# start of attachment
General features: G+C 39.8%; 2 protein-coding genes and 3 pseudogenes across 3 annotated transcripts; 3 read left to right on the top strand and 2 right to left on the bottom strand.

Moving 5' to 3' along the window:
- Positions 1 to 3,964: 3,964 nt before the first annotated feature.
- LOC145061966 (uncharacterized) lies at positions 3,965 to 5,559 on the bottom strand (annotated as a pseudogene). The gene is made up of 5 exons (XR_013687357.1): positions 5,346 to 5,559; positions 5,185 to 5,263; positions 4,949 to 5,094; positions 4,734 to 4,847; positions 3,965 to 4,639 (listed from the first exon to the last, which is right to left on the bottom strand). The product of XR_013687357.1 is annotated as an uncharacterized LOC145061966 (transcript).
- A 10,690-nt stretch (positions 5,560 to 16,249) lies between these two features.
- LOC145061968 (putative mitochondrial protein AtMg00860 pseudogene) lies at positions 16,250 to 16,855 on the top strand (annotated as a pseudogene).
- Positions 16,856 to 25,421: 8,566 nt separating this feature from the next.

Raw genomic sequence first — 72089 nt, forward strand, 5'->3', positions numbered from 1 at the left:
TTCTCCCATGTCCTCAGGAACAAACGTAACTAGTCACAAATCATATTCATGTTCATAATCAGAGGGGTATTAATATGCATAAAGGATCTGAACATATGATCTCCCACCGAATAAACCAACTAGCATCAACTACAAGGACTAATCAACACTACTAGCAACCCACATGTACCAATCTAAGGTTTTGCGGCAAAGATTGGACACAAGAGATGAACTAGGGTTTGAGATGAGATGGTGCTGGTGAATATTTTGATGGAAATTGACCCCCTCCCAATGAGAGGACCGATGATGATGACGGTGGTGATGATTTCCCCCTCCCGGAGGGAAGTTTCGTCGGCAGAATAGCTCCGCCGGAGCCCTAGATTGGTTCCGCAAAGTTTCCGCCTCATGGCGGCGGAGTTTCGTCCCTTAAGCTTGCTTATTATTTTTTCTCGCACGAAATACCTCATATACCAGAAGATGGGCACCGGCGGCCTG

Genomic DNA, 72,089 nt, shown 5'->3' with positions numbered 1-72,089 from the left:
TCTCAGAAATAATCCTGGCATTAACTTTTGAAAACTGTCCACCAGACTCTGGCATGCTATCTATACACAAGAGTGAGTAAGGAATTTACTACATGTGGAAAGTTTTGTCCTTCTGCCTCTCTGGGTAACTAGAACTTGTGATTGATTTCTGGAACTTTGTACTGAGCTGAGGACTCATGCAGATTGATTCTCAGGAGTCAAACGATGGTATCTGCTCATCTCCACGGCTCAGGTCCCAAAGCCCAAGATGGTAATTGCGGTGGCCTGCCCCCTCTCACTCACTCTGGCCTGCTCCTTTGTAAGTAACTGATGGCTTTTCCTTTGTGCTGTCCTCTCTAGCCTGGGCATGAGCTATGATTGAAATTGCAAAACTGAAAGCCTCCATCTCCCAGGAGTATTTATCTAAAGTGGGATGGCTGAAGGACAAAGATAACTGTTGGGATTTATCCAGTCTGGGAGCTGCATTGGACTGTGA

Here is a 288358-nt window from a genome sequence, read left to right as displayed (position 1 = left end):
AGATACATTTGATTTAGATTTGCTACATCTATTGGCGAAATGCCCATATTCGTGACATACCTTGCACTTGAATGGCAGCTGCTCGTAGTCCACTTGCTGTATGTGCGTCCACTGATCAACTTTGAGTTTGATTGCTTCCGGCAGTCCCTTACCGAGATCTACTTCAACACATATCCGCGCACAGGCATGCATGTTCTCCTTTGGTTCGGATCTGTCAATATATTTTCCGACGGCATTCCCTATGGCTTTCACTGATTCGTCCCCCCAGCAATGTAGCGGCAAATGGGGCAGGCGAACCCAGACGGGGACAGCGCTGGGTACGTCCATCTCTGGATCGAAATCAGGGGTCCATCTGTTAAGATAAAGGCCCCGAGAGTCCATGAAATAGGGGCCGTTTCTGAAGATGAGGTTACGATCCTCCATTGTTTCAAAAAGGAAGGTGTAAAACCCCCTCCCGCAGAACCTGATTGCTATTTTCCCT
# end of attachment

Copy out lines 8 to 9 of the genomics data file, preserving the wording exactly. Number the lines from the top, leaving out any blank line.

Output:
Raw genomic sequence first — 72089 nt, forward strand, 5'->3', positions numbered from 1 at the left:
TTCTCCCATGTCCTCAGGAACAAACGTAACTAGTCACAAATCATATTCATGTTCATAATCAGAGGGGTATTAATATGCATAAAGGATCTGAACATATGATCTCCCACCGAATAAACCAACTAGCATCAACTACAAGGACTAATCAACACTACTAGCAACCCACATGTACCAATCTAAGGTTTTGCGGCAAAGATTGGACACAAGAGATGAACTAGGGTTTGAGATGAGATGGTGCTGGTGAATATTTTGATGGAAATTGACCCCCTCCCAATGAGAGGACCGATGATGATGACGGTGGTGATGATTTCCCCCTCCCGGAGGGAAGTTTCGTCGGCAGAATAGCTCCGCCGGAGCCCTAGATTGGTTCCGCAAAGTTTCCGCCTCATGGCGGCGGAGTTTCGTCCCTTAAGCTTGCTTATTATTTTTTCTCGCACGAAATACCTCATATACCAGAAGATGGGCACCGGCGGCCTG